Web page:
In undertaking the study, researchers used MRI technology to determine the rate of degeneration in the knee joint for 415 study participants who were overweight or obese.

The participants kept records of their participation in 6 types of physical activity, including bicycling, ball sports, jogging or running, elliptical training, racket sports, and swimming.

At the beginning of the study, the researchers did a baseline MRI of the participants’ knees, then measured any changes over a 4-year period.

Those who participated in racket sports regularly had a higher degree of knee degeneration when compared with participants who regularly used an elliptical trainer during the 4 years of the study.

Those in the jogging and running group also saw less knee degeneration than those in the racket sports group.

Those who used the elliptical trainer saw the smallest amount of changes to their knee degeneration during the 4-year period.

Thompson said the results of the study aren’t surprising.

“Weight bearing activities almost always have a higher degree of joint degeneration than non-weight bearing activities,” he said.

“Of the weight bearing activities, if the motion is in one plane (forward or even backward as in running/jogging), acute and chronic injury will be less than activities that require a fast start and fast stop or lateral movements such as in racket sports,” Thompson explained.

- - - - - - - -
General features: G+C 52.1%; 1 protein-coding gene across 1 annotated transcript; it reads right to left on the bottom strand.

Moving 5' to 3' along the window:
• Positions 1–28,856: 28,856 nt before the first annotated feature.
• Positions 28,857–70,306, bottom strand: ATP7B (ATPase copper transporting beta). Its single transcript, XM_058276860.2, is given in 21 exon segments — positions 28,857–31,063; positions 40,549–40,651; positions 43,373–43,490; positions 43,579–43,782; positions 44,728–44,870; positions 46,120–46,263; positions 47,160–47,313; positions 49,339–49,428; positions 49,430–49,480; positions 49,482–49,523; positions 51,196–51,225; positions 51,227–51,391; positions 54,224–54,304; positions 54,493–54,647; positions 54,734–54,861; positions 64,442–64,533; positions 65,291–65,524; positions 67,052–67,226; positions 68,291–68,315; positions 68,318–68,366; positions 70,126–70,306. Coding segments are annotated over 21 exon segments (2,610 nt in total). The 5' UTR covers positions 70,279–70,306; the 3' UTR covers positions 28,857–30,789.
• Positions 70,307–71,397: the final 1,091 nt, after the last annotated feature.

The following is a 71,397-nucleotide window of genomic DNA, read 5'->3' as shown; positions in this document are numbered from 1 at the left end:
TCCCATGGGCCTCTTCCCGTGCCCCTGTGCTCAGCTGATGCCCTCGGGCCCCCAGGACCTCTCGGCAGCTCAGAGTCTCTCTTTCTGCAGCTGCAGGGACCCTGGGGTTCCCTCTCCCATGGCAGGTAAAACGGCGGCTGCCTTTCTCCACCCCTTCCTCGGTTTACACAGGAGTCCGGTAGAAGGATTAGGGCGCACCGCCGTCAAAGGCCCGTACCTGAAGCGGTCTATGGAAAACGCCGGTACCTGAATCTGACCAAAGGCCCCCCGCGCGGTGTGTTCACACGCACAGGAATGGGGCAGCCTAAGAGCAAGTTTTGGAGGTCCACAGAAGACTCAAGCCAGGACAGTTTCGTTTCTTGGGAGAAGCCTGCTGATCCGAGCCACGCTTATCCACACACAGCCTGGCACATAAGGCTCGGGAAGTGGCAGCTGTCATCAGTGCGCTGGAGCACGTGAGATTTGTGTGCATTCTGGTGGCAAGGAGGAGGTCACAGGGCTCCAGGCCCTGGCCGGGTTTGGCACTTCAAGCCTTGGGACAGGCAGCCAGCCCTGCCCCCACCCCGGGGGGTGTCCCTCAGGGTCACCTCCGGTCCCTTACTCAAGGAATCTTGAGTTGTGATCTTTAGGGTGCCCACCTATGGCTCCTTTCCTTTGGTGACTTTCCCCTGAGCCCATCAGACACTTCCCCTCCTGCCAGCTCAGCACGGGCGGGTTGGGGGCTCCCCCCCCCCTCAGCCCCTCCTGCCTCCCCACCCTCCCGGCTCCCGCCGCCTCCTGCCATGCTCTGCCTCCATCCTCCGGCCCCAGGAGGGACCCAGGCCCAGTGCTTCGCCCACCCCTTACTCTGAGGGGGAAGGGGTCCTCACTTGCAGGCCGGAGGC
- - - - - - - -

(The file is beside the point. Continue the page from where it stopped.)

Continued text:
“The knee is a hinge joint which is designed to move forward and backward, not to the side. An abrupt lateral movement will cause injury. There is a greater chance of lateral movement in racket sports than in walking, running, or jogging,” he added.

The knee is the largest joint in the body. It’s made up of the upper part of the tibia (shinbone), the lower part of the femur (thighbone), and the patella (kneecap).

Where these bones meet is a covering of cartilage, which protects the bones and offers cushioning when the knee bends.

The meniscus are pieces of wedge-shaped cartilage that play the role of “shock absorbers” in between the thigh and shinbones.

In those with osteoarthritis of the knee, cartilage begins to wear away and there’s less of a protective buffer between the bones. This can cause bone to rub directly on bone.